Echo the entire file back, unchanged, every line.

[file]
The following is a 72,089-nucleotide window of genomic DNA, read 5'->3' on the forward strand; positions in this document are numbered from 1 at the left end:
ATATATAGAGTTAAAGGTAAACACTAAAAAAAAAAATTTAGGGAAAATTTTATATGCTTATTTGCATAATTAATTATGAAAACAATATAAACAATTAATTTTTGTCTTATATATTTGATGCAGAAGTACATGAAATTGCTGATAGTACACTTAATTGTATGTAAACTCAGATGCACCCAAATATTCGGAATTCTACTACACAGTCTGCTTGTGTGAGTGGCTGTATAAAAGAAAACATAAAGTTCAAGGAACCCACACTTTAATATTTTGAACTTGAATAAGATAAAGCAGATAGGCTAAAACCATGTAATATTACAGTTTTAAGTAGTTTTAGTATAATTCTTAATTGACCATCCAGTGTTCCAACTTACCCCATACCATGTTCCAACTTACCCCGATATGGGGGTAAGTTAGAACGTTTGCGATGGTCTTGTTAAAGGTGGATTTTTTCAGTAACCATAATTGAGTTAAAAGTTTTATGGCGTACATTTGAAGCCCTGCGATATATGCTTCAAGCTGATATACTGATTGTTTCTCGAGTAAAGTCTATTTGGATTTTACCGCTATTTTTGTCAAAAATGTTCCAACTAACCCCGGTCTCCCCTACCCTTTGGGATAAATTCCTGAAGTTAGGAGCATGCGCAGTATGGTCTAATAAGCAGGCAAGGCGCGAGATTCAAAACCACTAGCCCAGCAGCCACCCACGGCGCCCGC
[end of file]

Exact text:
The following is a 72,089-nucleotide window of genomic DNA, read 5'->3' on the forward strand; positions in this document are numbered from 1 at the left end:
ATATATAGAGTTAAAGGTAAACACTAAAAAAAAAAATTTAGGGAAAATTTTATATGCTTATTTGCATAATTAATTATGAAAACAATATAAACAATTAATTTTTGTCTTATATATTTGATGCAGAAGTACATGAAATTGCTGATAGTACACTTAATTGTATGTAAACTCAGATGCACCCAAATATTCGGAATTCTACTACACAGTCTGCTTGTGTGAGTGGCTGTATAAAAGAAAACATAAAGTTCAAGGAACCCACACTTTAATATTTTGAACTTGAATAAGATAAAGCAGATAGGCTAAAACCATGTAATATTACAGTTTTAAGTAGTTTTAGTATAATTCTTAATTGACCATCCAGTGTTCCAACTTACCCCATACCATGTTCCAACTTACCCCGATATGGGGGTAAGTTAGAACGTTTGCGATGGTCTTGTTAAAGGTGGATTTTTTCAGTAACCATAATTGAGTTAAAAGTTTTATGGCGTACATTTGAAGCCCTGCGATATATGCTTCAAGCTGATATACTGATTGTTTCTCGAGTAAAGTCTATTTGGATTTTACCGCTATTTTTGTCAAAAATGTTCCAACTAACCCCGGTCTCCCCTACCCTTTGGGATAAATTCCTGAAGTTAGGAGCATGCGCAGTATGGTCTAATAAGCAGGCAAGGCGCGAGATTCAAAACCACTAGCCCAGCAGCCACCCACGGCGCCCGC